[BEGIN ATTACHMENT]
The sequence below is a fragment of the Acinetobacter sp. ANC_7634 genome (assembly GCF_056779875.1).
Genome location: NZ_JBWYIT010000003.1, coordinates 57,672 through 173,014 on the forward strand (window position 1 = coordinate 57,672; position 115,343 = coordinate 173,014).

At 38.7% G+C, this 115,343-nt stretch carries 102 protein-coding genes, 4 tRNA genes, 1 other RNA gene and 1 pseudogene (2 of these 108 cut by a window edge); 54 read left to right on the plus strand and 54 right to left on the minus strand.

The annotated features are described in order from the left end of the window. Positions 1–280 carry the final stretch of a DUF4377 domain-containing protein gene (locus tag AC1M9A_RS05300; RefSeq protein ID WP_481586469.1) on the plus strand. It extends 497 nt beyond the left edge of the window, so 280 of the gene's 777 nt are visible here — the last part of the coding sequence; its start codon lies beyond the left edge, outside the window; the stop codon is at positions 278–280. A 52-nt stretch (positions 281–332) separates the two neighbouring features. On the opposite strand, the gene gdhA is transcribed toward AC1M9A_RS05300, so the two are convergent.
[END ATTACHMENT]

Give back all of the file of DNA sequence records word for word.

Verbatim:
The sequence below is a fragment of the Acinetobacter sp. ANC_7634 genome (assembly GCF_056779875.1).
Genome location: NZ_JBWYIT010000003.1, coordinates 57,672 through 173,014 on the forward strand (window position 1 = coordinate 57,672; position 115,343 = coordinate 173,014).

At 38.7% G+C, this 115,343-nt stretch carries 102 protein-coding genes, 4 tRNA genes, 1 other RNA gene and 1 pseudogene (2 of these 108 cut by a window edge); 54 read left to right on the plus strand and 54 right to left on the minus strand.

The annotated features are described in order from the left end of the window. Positions 1–280 carry the final stretch of a DUF4377 domain-containing protein gene (locus tag AC1M9A_RS05300; RefSeq protein ID WP_481586469.1) on the plus strand. It extends 497 nt beyond the left edge of the window, so 280 of the gene's 777 nt are visible here — the last part of the coding sequence; its start codon lies beyond the left edge, outside the window; the stop codon is at positions 278–280. A 52-nt stretch (positions 281–332) separates the two neighbouring features. On the opposite strand, the gene gdhA is transcribed toward AC1M9A_RS05300, so the two are convergent.